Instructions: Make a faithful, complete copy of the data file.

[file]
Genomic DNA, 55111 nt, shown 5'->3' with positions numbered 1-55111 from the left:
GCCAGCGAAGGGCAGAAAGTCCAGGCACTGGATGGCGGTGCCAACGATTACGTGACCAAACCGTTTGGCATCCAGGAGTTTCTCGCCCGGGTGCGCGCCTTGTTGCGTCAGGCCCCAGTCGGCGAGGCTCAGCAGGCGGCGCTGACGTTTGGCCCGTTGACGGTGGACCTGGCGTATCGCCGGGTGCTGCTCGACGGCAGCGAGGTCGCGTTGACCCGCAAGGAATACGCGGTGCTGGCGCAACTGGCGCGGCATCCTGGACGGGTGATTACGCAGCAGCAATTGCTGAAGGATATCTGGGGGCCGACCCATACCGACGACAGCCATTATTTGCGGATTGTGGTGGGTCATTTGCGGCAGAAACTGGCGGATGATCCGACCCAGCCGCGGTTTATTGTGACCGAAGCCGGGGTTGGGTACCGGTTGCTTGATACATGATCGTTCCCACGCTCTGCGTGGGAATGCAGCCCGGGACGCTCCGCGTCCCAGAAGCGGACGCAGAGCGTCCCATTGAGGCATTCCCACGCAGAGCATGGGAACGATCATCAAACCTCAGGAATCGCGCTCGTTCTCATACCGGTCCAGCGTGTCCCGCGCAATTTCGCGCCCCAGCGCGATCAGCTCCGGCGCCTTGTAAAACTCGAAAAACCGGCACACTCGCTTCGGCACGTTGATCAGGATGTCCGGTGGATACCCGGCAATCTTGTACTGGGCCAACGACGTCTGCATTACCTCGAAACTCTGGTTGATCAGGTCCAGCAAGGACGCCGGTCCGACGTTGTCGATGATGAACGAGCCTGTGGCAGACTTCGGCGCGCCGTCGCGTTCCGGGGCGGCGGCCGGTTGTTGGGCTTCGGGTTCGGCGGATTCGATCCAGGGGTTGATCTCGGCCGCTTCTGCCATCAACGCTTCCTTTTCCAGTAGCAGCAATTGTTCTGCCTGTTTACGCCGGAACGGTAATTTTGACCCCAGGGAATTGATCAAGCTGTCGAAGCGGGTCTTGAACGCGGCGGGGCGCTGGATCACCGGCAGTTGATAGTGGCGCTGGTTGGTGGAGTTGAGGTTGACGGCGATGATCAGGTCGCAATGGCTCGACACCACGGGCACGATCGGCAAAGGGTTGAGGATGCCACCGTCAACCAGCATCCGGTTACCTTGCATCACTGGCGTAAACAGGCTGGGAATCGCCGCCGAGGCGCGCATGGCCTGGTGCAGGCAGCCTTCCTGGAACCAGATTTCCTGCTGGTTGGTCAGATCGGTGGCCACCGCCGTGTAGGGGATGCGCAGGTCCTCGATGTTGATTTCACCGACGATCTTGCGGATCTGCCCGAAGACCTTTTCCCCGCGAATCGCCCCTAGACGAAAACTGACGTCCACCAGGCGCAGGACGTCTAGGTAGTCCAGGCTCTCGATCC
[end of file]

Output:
Genomic DNA, 55111 nt, shown 5'->3' with positions numbered 1-55111 from the left:
GCCAGCGAAGGGCAGAAAGTCCAGGCACTGGATGGCGGTGCCAACGATTACGTGACCAAACCGTTTGGCATCCAGGAGTTTCTCGCCCGGGTGCGCGCCTTGTTGCGTCAGGCCCCAGTCGGCGAGGCTCAGCAGGCGGCGCTGACGTTTGGCCCGTTGACGGTGGACCTGGCGTATCGCCGGGTGCTGCTCGACGGCAGCGAGGTCGCGTTGACCCGCAAGGAATACGCGGTGCTGGCGCAACTGGCGCGGCATCCTGGACGGGTGATTACGCAGCAGCAATTGCTGAAGGATATCTGGGGGCCGACCCATACCGACGACAGCCATTATTTGCGGATTGTGGTGGGTCATTTGCGGCAGAAACTGGCGGATGATCCGACCCAGCCGCGGTTTATTGTGACCGAAGCCGGGGTTGGGTACCGGTTGCTTGATACATGATCGTTCCCACGCTCTGCGTGGGAATGCAGCCCGGGACGCTCCGCGTCCCAGAAGCGGACGCAGAGCGTCCCATTGAGGCATTCCCACGCAGAGCATGGGAACGATCATCAAACCTCAGGAATCGCGCTCGTTCTCATACCGGTCCAGCGTGTCCCGCGCAATTTCGCGCCCCAGCGCGATCAGCTCCGGCGCCTTGTAAAACTCGAAAAACCGGCACACTCGCTTCGGCACGTTGATCAGGATGTCCGGTGGATACCCGGCAATCTTGTACTGGGCCAACGACGTCTGCATTACCTCGAAACTCTGGTTGATCAGGTCCAGCAAGGACGCCGGTCCGACGTTGTCGATGATGAACGAGCCTGTGGCAGACTTCGGCGCGCCGTCGCGTTCCGGGGCGGCGGCCGGTTGTTGGGCTTCGGGTTCGGCGGATTCGATCCAGGGGTTGATCTCGGCCGCTTCTGCCATCAACGCTTCCTTTTCCAGTAGCAGCAATTGTTCTGCCTGTTTACGCCGGAACGGTAATTTTGACCCCAGGGAATTGATCAAGCTGTCGAAGCGGGTCTTGAACGCGGCGGGGCGCTGGATCACCGGCAGTTGATAGTGGCGCTGGTTGGTGGAGTTGAGGTTGACGGCGATGATCAGGTCGCAATGGCTCGACACCACGGGCACGATCGGCAAAGGGTTGAGGATGCCACCGTCAACCAGCATCCGGTTACCTTGCATCACTGGCGTAAACAGGCTGGGAATCGCCGCCGAGGCGCGCATGGCCTGGTGCAGGCAGCCTTCCTGGAACCAGATTTCCTGCTGGTTGGTCAGATCGGTGGCCACCGCCGTGTAGGGGATGCGCAGGTCCTCGATGTTGATTTCACCGACGATCTTGCGGATCTGCCCGAAGACCTTTTCCCCGCGAATCGCCCCTAGACGAAAACTGACGTCCACCAGGCGCAGGACGTCTAGGTAGTCCAGGCTCTCGATCC